The property, of neoclassical style, consists of a main building, a concierge and a separate house for the service staff. The current appearance of the villa, despite some minor interventions, is very faithful to the original.
Built towards the end of 1700, was initially known as Villa Lariana. Put up for auction in 1791, it was acquired by the Marquis Tiberio Crivelli; his heirs sold it to the Londonio family. To be remembered is the painter and engraver Francesco and his brother Carlo Giuseppe Londonio, economist, who held important public offices. Friend of the poet Vincenzo Monti, exponent of Italian neoclassicism, he often hosted him at the Villa, where the writer composed some lyrics and part of the "Feroniade".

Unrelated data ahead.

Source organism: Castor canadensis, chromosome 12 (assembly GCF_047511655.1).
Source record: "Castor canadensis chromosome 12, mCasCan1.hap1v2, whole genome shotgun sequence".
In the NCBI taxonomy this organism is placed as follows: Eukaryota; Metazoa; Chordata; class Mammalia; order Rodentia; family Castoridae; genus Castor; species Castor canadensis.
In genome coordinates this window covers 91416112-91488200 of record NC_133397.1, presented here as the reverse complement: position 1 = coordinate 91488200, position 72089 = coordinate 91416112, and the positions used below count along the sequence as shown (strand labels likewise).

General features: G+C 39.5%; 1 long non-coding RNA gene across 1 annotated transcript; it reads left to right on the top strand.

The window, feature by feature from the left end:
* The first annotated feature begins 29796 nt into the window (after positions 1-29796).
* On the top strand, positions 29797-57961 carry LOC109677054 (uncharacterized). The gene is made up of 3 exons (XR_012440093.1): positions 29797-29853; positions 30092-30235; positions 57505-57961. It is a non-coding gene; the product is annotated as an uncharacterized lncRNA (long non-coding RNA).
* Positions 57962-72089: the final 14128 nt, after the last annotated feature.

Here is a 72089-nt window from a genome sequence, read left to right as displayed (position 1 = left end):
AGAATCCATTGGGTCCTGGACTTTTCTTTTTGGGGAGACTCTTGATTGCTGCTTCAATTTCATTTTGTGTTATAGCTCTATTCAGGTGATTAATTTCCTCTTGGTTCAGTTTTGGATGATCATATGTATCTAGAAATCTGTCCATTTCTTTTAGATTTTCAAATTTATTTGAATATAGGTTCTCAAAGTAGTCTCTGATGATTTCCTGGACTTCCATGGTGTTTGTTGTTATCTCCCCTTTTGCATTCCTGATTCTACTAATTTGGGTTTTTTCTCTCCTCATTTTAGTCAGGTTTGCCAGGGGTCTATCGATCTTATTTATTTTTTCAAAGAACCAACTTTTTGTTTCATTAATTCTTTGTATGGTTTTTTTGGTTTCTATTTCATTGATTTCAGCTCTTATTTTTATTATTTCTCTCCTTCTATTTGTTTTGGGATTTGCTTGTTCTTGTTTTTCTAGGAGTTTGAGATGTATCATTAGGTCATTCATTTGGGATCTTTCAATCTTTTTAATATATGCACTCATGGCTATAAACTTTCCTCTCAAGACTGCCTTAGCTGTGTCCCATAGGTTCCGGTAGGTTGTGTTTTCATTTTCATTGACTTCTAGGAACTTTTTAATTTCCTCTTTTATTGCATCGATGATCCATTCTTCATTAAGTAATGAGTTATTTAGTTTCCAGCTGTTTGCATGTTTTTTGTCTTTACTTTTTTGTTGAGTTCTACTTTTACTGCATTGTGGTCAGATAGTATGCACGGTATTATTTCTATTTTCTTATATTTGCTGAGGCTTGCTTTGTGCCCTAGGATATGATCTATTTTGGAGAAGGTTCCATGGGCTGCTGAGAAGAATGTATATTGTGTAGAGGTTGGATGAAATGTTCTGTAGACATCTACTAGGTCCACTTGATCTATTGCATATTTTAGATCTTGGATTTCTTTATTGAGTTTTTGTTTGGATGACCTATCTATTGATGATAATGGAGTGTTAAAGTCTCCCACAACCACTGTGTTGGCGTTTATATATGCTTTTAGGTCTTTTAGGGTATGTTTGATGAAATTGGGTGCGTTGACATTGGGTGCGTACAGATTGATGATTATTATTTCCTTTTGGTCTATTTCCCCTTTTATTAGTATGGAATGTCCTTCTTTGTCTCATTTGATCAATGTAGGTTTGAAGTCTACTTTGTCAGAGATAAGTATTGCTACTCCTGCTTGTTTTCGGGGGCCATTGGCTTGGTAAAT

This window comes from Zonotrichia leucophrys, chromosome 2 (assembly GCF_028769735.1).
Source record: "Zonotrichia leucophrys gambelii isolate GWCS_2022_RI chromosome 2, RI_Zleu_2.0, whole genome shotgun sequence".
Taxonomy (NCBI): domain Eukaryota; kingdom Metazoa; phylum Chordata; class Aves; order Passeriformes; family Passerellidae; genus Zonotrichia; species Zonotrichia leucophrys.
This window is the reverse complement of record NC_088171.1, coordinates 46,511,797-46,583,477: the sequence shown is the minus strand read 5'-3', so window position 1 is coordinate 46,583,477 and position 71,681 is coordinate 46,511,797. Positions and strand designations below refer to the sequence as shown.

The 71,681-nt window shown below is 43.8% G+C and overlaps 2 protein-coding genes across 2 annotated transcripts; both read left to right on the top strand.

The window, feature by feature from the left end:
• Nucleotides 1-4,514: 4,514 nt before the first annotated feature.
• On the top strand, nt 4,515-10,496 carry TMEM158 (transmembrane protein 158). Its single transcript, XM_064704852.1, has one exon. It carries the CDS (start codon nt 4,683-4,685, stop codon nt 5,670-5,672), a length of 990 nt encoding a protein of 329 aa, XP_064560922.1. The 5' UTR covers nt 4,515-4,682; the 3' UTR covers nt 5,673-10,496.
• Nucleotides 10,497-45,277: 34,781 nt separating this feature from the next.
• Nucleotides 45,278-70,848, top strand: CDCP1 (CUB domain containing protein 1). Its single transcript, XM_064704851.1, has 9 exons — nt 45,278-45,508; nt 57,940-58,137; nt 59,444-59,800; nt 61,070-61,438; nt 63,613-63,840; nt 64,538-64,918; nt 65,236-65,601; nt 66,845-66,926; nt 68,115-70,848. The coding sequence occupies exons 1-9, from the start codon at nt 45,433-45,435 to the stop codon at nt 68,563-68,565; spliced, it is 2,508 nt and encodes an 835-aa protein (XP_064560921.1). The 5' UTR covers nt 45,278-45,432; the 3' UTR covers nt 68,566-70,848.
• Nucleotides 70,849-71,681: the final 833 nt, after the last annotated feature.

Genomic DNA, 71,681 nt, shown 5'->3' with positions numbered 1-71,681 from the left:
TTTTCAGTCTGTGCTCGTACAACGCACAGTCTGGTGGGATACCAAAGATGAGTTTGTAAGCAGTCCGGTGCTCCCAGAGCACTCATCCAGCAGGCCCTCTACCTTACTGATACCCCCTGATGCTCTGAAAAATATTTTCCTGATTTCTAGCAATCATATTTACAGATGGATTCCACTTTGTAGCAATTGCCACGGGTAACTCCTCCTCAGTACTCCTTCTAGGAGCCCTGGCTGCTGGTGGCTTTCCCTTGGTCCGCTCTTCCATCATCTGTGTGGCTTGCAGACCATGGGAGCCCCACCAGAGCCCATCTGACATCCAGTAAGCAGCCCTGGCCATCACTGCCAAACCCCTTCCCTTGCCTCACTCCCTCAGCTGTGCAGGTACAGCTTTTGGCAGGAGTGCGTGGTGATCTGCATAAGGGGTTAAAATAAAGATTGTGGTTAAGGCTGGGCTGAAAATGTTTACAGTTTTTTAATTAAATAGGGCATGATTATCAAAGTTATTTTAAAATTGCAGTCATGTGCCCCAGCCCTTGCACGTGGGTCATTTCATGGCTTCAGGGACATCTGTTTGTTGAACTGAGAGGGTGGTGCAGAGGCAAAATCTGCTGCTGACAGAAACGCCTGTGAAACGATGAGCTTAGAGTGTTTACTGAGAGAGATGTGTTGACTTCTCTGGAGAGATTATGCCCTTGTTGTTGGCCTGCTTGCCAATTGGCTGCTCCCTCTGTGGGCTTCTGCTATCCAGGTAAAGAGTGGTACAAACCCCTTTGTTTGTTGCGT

The Villa then became property of the Mantegazza family and in 1869 of the brothers Carlo and Enrico Besana, nephews of the Baroni Ciani, famous characters of the Renaissance period and owners of the homonymous villa in Lugano.
Enrico Besana was a significant character for the Italian history; fervent Garibaldian, he contributed to find the funds for the famous “Spedizione dei Mille”, an expedition with the purpose to unify Italy as a unique State, and was engaged in other enterprises, so much to be well liked by the Count Camillo Benso of Cavour. Traveler, deputy to the Chamber, writer, to him a road was entitled in Milan and in Cernobbio (the one that leads to the homonymous Villa), on the occasion of his death (1887). Another important personality was the commander Augusto Besana Ciani, who was president of the Grand Hotel Villa d'Este after the Second World War and relaunched its activity.